What's new in Android R
Does it concern me?
If you're using or want to update to SDK 41 or higher, you should check if you're using expo-location or expo-media-library and follow the instructions below.
You may also observe in SDK <= 40 projects running the latest Play Store version of Expo Go that some functionality doesn't work as intended when using a device with Android R or higher. That's because we didn't backport changes required by the newest Android to the older SDKs. We didn't backport the changes because that would have broken existing applications on already-released SDKs and forced developers to change their code even when they didn't update the SDK version.
When you building your app using SDK <= 40 with the
expo build:android service, everything should work as it used to. For development purposes, rather than using the Expo Go app from the Play Store you can install an older version of Expo Go by running
expo client:install:android in your project directory.
A new way of handling location permissions
To protect user privacy the Android team changed how an app requests access to location in the background. To address those changes in the Expo SDK, we split location permissions into
The foreground permission
If your app contains a feature that shares or receives location information only once, or for a defined amount of time, then that feature requires foreground location access.
When your application requests the foreground permission, users will see modal that looks like this:
Differences in the way it works across all Android versions
The flow for that permission is the same across all Android versions.
The background permission
An app requires background location access if a feature within the app constantly shares location with other users or uses the Geofencing API.
When your application requests the background permission, users won't see a modal — they will be redirected to the settings screen, which should look like this:
In order for the user to understand why they have been redirected to this screen, you should inform the user why your application requires background permissions.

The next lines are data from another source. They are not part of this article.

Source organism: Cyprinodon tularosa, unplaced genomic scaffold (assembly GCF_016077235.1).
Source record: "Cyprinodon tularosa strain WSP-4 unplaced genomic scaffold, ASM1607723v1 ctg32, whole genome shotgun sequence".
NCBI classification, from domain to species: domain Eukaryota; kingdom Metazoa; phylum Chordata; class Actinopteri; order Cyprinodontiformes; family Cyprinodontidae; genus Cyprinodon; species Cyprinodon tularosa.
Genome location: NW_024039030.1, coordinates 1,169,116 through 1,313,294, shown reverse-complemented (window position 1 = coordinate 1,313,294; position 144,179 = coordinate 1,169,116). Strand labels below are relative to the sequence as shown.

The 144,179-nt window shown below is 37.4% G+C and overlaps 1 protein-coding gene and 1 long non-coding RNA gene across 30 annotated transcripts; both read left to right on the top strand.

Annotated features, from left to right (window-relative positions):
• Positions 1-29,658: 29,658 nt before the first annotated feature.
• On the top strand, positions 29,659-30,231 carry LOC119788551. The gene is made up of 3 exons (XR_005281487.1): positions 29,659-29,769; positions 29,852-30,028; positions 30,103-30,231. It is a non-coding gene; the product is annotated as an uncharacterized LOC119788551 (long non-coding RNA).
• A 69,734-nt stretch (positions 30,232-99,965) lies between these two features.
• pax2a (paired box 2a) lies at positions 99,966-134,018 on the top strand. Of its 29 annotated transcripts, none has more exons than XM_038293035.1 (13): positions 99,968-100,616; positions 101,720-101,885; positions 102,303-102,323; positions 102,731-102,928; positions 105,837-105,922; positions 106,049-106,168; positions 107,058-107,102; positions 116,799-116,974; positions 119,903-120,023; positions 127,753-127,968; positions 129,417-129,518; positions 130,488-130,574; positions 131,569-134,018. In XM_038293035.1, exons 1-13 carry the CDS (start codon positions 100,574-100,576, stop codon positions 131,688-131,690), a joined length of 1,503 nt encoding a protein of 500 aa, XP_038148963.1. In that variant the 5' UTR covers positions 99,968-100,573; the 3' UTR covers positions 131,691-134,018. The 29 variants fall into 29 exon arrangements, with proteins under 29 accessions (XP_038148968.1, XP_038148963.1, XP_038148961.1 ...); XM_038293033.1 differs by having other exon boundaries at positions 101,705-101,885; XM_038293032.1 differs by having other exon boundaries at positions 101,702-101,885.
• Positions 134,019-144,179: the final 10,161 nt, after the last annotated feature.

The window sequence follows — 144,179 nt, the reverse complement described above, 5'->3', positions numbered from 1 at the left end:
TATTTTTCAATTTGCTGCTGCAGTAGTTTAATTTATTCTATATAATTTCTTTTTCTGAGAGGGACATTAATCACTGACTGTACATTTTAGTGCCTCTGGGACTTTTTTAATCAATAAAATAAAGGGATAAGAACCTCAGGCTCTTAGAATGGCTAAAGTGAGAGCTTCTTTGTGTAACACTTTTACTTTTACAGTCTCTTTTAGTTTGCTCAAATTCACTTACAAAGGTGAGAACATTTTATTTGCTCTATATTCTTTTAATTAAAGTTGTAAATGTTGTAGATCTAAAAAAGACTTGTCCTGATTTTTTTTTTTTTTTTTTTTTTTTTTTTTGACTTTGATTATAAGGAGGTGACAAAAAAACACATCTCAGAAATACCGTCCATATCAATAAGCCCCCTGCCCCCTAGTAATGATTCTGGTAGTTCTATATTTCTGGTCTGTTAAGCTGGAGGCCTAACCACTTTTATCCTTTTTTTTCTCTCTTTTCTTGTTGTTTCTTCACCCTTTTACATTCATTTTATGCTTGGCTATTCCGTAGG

You can request the background permission only if the foreground permission was granted.
Differences in the way it works across all Android versions
On Android lower than Q, the background permission resolves to the foreground permission and the application won't redirect the user to the settings screen when asked.
On Android Q, the background permission will display a similar system modal to the foreground permissions instead of redirecting to the settings screen.
If you want to know more about location permissions on Android, please check out this article.
Scoped storage is another change that was made in the interest of protecting Android users. Rather than granting an app access to all public files on the device filesystem when it needs to write files, it can be given access to an app-specific scoped directory and pre-defined locations for files, images, etc, called Collections.
The scoped storage API was introduced in Android 10. Previously, we temporarily opted out of this feature by using
requestLegacyExternalStorage flag, but this option is no longer available when you're targeting Android 11.
What was changed?
Some of the media library functions will ask the user for permissions before they perform any actions. You should be prepared that any of those functions may be rejected when the user doesn't grant the required permissions.